With her painted collage Sprewell (2020), Tschabalala Self departed from her more familiar depictions of exaggerated female figures that seem to duplicate by splitting apart. In the apartment scene, a couple embrace with fragmented bodies, suggesting that we still withhold some pieces of ourselves, even in the happiest relationships. Now the artist’s newest work, a performance titled Sounding Board, brings that motif to life.
In it, a female and male actor—both of whom remain nameless throughout—deliver dialogue written by Self that ranges from literal to the oblique. The couple’s negotiations lay bare their respective desires and the gender roles and power plays underpinning this union.
Sounding Board will have a three-day run this weekend as part of Performa, the recurring New York festival known for inviting visual artists to step outside the studios and onto the stage. (Like many of the commissioned participants, Self comes to the task without training as a performance artist.) Her 3-act, 45-minute piece will unfold at the bandshell of Jackie Robinson Park in Central Harlem, where Self often spent time as a child. The actors will interact with new sculptures and furniture while wearing costumes, all elements designed by the artist. A Boney M. cover band will function as a Greek chorus of sorts, punctuating the drama with disco hits by the Afro-German troupe. Watching Sounding Board, audiences may feel that they’ve walked into one of Self’s mixed-media creations, whose whimsy and pop culture sensibility only partly conceal the heavy realities of contemporary Black American life.
In the interview below, the artist breaks down the ideas behind Sounding Board.
ARTnews: What was it like creating your first live performance?
Tschabalala Self: I’ve been approaching this whole process experimentally. Toward the end of the first rehearsal, I got a better sense of what direction I wanted to go with the production, and when we met again for the second set of rehearsals, we worked on exaggerating the differences between each act. The whole effort has been super collaborative and exploratory, which is different from my normal artistic process. Making a fine art show is a solitary experience between me and the object I’m creating, whereas with this I’m spending time with the people who are the inspiration for the work. The actors are in many ways the muses, so establishing a dialogue with them has been a completely new and really enjoyable experience.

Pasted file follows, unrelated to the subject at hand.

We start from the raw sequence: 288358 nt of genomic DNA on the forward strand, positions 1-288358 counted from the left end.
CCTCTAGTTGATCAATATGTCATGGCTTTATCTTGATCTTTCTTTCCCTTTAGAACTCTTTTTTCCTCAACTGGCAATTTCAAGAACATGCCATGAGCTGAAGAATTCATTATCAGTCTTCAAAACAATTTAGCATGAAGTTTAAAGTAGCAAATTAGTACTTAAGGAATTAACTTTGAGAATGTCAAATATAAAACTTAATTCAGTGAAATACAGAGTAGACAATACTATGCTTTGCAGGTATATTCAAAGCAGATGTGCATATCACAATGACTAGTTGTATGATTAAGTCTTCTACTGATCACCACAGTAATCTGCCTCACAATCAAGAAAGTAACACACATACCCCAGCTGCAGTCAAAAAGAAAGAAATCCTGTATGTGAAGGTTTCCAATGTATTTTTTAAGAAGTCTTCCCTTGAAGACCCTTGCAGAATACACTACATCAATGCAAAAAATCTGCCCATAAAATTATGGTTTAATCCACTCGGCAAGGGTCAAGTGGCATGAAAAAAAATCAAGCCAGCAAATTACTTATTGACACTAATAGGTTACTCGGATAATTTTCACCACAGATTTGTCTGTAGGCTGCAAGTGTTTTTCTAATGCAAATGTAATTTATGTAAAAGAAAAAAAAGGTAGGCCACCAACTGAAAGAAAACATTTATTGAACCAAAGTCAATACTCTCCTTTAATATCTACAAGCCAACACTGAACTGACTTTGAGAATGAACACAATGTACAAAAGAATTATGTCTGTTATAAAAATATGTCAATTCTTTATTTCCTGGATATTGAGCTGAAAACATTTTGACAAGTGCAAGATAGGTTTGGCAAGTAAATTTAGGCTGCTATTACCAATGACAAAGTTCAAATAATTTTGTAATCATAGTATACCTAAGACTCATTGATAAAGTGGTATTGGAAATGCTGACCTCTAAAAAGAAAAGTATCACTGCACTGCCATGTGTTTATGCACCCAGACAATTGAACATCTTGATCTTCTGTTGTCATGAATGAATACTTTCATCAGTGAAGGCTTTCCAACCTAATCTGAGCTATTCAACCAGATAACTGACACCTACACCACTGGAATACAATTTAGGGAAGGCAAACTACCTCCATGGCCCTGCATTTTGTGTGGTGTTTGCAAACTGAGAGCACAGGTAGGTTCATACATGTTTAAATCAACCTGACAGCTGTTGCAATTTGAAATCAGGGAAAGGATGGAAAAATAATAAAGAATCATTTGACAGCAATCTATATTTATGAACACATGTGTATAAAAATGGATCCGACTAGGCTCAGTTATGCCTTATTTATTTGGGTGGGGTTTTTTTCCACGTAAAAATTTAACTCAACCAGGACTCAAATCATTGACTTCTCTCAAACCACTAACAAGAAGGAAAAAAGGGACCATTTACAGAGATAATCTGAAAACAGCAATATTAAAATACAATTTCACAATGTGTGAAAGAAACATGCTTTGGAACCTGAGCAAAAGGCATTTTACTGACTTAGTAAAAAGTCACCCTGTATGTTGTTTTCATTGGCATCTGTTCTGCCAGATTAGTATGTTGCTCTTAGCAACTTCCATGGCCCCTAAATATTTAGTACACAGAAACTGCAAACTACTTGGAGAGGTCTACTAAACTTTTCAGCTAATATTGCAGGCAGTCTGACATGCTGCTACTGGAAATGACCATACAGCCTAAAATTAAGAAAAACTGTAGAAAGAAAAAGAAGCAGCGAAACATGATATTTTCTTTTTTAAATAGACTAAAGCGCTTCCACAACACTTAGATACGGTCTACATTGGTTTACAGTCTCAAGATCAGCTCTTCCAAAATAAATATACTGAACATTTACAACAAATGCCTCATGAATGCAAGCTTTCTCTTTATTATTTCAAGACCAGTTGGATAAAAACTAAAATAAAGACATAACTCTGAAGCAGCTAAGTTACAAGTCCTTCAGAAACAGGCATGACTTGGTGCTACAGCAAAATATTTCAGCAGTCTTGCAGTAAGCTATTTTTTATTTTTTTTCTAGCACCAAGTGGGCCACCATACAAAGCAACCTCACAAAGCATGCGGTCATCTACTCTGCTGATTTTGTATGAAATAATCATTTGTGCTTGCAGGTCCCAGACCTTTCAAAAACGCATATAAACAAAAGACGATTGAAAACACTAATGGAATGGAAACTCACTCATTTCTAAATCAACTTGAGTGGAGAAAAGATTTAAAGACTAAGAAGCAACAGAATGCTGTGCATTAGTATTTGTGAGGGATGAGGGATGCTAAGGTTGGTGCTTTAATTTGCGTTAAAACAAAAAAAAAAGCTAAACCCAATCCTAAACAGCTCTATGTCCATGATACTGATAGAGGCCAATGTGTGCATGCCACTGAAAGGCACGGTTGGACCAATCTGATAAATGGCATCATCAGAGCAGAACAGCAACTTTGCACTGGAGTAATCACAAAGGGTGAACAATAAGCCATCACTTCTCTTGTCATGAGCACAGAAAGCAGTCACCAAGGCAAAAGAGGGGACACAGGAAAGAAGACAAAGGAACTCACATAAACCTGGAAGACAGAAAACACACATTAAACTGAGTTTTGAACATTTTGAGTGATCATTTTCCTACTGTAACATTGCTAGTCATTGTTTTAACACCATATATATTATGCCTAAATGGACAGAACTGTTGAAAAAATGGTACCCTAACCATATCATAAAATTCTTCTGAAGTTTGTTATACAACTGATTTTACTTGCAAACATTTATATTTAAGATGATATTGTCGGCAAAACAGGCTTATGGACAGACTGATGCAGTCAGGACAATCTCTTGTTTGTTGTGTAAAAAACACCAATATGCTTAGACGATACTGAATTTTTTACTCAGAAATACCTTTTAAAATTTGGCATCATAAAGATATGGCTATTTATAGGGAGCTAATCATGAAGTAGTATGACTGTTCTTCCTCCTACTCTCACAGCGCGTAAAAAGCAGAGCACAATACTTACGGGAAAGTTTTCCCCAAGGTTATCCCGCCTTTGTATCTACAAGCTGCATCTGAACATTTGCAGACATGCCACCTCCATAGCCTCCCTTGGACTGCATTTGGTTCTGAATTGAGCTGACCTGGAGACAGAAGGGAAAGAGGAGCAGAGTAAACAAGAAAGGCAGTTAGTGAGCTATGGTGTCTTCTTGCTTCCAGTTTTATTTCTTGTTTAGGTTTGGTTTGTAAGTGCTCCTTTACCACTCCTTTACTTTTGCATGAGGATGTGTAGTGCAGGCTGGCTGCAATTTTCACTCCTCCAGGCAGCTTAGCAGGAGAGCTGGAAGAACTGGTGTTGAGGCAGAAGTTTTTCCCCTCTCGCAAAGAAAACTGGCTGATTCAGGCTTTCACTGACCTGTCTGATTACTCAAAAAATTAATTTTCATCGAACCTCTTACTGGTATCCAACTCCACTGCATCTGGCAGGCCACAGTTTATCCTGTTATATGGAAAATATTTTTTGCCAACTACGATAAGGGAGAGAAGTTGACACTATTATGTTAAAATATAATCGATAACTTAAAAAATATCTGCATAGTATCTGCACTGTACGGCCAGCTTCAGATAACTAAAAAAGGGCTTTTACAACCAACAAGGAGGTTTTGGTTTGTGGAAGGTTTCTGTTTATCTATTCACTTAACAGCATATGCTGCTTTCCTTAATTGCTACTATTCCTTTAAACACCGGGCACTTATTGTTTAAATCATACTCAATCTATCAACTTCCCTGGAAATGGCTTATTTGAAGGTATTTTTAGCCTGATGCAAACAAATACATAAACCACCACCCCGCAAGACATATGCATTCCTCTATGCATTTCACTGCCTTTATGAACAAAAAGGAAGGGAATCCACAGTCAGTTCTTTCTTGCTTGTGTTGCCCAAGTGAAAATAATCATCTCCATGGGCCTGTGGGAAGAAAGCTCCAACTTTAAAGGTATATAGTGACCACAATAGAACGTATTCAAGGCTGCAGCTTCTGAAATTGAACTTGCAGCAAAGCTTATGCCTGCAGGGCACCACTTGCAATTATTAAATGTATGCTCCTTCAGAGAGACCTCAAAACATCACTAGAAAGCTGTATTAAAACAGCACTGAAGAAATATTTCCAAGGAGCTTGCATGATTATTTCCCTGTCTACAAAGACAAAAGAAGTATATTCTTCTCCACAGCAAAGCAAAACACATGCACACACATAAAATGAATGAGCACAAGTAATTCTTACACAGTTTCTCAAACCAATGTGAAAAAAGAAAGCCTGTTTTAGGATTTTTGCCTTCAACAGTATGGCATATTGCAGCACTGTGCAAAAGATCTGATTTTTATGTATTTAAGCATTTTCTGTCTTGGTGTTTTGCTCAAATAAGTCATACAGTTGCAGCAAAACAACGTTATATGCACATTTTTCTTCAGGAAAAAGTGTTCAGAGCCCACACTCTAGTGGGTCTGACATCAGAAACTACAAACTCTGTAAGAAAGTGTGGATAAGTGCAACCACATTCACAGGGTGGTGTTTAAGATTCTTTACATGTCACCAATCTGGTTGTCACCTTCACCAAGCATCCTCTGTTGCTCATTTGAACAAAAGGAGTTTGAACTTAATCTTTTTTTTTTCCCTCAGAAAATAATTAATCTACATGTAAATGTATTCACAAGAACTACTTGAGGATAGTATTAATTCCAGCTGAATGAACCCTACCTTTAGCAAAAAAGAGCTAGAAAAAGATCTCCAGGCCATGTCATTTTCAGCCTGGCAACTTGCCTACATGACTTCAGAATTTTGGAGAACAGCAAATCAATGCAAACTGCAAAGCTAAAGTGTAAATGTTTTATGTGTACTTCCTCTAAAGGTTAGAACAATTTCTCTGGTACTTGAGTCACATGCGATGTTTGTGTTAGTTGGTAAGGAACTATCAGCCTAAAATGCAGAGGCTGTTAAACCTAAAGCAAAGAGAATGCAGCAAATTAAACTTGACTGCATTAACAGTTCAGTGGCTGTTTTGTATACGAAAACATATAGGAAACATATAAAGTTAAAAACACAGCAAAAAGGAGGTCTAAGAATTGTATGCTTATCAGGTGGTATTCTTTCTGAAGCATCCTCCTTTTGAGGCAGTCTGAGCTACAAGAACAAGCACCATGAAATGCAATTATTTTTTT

That interaction must be nice, following the long lockdown during pandemic.
I have a newfound appreciation for collaboration post-lockdown, and a new appreciation for experimenting within my art practice, not working within narrow constraints. Last year, there were so many restrictions. Everyone is taking the opportunity now to liberate themselves, to feel free and connected. This project has been an opportunity to do that, and to try something that is entirely out of the ordinary for me. I’m working in a public space, with a large audience in mind, as opposed to a more traditional exhibition that’s confined to a specific place—which often carries its own constrictions—whether it be a gallery or institution. I’ve learned to appreciate the ephemeral nature of performance. The fact that this piece happens in one moment makes it special. Maybe it will be more likely to survive in someone’s mind as a memory, as opposed to when you see an art show. There, you may interact with an art object through taking a photo of it, but with a performance, how you remember or interpret it becomes part of the making of it. It’s an entirely new layer of collaboration.
Does it feel like this format allows for more control over the narrative? In a show of paintings, for example, you can’t tell someone what to look at first, or for how long.